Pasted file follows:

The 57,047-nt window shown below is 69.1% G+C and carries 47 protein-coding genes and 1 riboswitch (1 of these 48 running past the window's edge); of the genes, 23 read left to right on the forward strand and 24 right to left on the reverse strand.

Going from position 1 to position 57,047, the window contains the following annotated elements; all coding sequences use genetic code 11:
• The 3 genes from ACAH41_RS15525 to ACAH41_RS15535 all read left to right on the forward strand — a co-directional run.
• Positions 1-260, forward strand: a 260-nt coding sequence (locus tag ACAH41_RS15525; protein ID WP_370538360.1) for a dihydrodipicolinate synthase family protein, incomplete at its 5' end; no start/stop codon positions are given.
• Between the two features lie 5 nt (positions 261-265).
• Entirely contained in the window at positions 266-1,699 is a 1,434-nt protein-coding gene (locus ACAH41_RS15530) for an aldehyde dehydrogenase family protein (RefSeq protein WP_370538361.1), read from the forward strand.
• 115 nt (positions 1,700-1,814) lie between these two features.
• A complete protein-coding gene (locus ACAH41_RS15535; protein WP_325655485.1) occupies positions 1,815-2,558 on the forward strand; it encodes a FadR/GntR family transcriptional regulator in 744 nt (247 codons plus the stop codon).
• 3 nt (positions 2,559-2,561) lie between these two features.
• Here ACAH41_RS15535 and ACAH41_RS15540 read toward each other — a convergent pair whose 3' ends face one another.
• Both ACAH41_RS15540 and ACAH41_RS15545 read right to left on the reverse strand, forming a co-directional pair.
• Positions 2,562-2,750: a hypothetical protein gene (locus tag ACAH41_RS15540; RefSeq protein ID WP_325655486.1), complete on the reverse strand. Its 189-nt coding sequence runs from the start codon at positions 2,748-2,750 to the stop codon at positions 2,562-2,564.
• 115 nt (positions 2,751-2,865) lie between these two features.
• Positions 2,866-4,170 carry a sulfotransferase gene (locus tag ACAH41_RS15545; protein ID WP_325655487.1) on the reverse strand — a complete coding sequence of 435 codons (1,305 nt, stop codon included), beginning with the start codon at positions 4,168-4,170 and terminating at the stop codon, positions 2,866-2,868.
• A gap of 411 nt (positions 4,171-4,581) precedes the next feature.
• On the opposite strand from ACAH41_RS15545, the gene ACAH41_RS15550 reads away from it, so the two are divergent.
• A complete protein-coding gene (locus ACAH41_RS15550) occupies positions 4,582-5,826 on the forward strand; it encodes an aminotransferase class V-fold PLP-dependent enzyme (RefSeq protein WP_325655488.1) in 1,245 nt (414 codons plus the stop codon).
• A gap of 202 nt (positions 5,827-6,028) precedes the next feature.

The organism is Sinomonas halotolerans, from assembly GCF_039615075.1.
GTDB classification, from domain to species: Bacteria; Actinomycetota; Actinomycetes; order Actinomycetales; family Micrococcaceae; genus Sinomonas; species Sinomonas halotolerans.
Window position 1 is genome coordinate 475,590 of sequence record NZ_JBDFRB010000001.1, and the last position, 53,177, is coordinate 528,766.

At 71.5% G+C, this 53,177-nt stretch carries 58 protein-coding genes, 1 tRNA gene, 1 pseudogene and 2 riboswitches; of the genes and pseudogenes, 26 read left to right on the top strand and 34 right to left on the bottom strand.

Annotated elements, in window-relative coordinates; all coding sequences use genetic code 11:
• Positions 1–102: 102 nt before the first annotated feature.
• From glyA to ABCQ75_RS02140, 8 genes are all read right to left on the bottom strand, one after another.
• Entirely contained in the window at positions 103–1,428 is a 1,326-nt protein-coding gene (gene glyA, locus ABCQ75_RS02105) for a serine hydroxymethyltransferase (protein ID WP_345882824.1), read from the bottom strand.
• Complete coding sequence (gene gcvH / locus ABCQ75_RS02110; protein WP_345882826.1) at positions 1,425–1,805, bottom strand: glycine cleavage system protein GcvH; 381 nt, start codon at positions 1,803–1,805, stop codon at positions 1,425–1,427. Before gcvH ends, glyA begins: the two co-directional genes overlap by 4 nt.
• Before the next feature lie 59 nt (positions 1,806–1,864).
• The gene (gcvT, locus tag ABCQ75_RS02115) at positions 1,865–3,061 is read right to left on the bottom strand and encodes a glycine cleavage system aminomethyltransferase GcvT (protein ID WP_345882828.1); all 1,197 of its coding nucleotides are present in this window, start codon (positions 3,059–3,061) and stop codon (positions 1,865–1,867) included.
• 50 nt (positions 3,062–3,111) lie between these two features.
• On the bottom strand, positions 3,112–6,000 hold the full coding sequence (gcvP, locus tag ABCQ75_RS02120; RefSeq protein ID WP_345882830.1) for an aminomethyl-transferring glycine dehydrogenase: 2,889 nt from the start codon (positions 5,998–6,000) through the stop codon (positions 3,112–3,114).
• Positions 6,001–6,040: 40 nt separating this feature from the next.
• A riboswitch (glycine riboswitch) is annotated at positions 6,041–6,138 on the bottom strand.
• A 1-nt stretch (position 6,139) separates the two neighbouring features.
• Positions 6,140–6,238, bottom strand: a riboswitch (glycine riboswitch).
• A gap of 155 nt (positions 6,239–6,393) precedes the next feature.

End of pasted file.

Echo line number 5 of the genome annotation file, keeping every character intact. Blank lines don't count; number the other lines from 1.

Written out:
• Between the two features lie 5 nt (positions 261-265).